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Table 11.  Percentage of public schools reporting that specified disciplinary actions were allowed, and used during the school year, by selected disciplinary actions: 2009–10

Disciplinary action   Allowed   Used during the 2009–10 school year  
Removal or transfer for at least the remainder of the school year          
Removal with no continuing school services for at least the remainder of the school year   44.7   9.9  
Transfer to specialized school for disciplinary reasons1   59.8   23.9  
Transfer to another regular school for disciplinary reasons   34.6   11.8  
Removal with school-provided tutoring/at-home instruction for at least the remainder of the school year   54.1   15.7  
Suspension or removal for less than the remainder of the school year          
Out-of-school suspension or removal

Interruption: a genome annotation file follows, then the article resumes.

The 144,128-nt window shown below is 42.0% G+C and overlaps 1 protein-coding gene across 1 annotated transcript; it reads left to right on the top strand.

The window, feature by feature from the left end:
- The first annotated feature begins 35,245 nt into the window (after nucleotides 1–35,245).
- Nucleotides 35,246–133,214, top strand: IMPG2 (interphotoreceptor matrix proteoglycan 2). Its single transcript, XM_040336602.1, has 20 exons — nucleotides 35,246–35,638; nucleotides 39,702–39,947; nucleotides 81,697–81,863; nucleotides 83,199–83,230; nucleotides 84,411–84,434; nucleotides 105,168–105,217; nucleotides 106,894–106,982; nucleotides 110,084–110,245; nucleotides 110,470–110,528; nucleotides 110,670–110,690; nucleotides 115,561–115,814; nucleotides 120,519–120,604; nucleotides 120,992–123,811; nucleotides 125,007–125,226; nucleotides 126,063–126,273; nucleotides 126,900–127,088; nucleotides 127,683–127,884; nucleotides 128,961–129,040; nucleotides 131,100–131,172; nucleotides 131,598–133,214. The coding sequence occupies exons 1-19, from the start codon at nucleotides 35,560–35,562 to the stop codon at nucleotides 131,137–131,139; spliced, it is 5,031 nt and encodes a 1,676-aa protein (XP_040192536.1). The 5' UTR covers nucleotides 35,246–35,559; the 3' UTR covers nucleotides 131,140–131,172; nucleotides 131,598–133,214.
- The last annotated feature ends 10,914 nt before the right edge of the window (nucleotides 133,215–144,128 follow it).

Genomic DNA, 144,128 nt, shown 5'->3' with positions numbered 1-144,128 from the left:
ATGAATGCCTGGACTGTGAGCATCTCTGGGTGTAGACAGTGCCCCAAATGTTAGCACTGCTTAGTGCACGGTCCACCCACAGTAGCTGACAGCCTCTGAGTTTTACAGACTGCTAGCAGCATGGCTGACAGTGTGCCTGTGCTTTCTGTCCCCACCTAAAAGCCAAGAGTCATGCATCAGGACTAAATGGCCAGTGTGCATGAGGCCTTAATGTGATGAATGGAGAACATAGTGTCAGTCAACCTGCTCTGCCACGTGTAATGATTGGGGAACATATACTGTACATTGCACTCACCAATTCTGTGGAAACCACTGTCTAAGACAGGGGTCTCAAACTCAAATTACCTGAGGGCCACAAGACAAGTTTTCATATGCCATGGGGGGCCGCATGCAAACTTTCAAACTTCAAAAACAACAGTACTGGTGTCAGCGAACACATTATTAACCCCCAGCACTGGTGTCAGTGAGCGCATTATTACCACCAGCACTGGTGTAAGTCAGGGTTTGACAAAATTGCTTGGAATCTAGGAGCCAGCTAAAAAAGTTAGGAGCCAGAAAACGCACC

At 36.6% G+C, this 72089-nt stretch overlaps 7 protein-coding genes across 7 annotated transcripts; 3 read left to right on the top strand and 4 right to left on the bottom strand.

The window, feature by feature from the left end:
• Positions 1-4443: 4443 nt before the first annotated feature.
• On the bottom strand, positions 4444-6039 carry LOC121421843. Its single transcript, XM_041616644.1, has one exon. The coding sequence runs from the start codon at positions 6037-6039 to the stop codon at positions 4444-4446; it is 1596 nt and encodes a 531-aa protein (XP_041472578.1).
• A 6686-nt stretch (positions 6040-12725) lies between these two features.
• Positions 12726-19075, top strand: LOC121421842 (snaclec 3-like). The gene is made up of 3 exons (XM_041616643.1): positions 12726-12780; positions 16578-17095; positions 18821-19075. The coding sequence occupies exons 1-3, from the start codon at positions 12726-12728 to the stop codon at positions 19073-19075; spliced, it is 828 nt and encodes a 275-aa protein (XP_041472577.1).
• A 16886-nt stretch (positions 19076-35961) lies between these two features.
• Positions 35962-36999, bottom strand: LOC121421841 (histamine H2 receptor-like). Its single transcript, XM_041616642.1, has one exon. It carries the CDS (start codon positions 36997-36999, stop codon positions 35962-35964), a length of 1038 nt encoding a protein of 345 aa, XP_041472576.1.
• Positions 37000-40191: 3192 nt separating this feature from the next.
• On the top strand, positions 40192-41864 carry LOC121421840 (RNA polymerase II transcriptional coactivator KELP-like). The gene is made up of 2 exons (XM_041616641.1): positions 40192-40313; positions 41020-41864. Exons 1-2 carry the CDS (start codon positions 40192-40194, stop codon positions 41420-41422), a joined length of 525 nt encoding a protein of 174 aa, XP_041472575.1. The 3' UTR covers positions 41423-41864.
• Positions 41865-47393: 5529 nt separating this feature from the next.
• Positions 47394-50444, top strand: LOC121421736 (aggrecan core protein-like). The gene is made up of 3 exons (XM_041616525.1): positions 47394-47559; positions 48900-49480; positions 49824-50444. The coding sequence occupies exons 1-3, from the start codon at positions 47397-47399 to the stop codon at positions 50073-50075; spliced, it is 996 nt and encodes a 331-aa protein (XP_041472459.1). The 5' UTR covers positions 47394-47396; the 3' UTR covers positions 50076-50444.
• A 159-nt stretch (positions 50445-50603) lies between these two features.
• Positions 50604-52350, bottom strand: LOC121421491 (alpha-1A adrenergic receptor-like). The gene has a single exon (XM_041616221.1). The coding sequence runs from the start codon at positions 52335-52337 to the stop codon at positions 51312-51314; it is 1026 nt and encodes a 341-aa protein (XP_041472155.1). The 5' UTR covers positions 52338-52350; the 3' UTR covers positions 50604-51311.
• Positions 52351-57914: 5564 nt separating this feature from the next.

No curriculum/services provided   55.9   41.9  
Curriculum/services provided   76.6   53.7  
In-school suspension          
No curriculum/services provided   19.5   9.9  
Curriculum/services provided   79.4   68.4  
Provide instruction or counseling to reduce problems          
Referral to school counselor   93.3   91.0  
Assigned to program designed to reduce disciplinary problems          
During school hours   52.5   43.0  
Outside of school hours   31.1   21.1  
Punishment or withdrawal of services          
Loss of school bus privileges due to misbehavior   83.7   69.2  
Corporal punishment   11.6   8.1  
Placement on school probation with threatened consequences if another incident occurs   54.3   40.1  
Detention and/or Saturday school   67.8   61.8  
Loss of student privileges   94.2   90.5  
Requirement of participation in community service   29.9   21.5  
1Specialized school was defined for respondents as "a school that is specifically for students who were referred for disciplinary reasons, although the school may also have students who were referred for other reasons. The school may be at the same location as your school."
NOTE: Responses were provided by the principal or the person most knowledgeable about crime and safety issues at the school.

SOURCE: U.S. Department of Education, Institute of Education Sciences, National Center for Education Statistics (NCES), 2009–10 School Survey on Crime and Safety (SSOCS).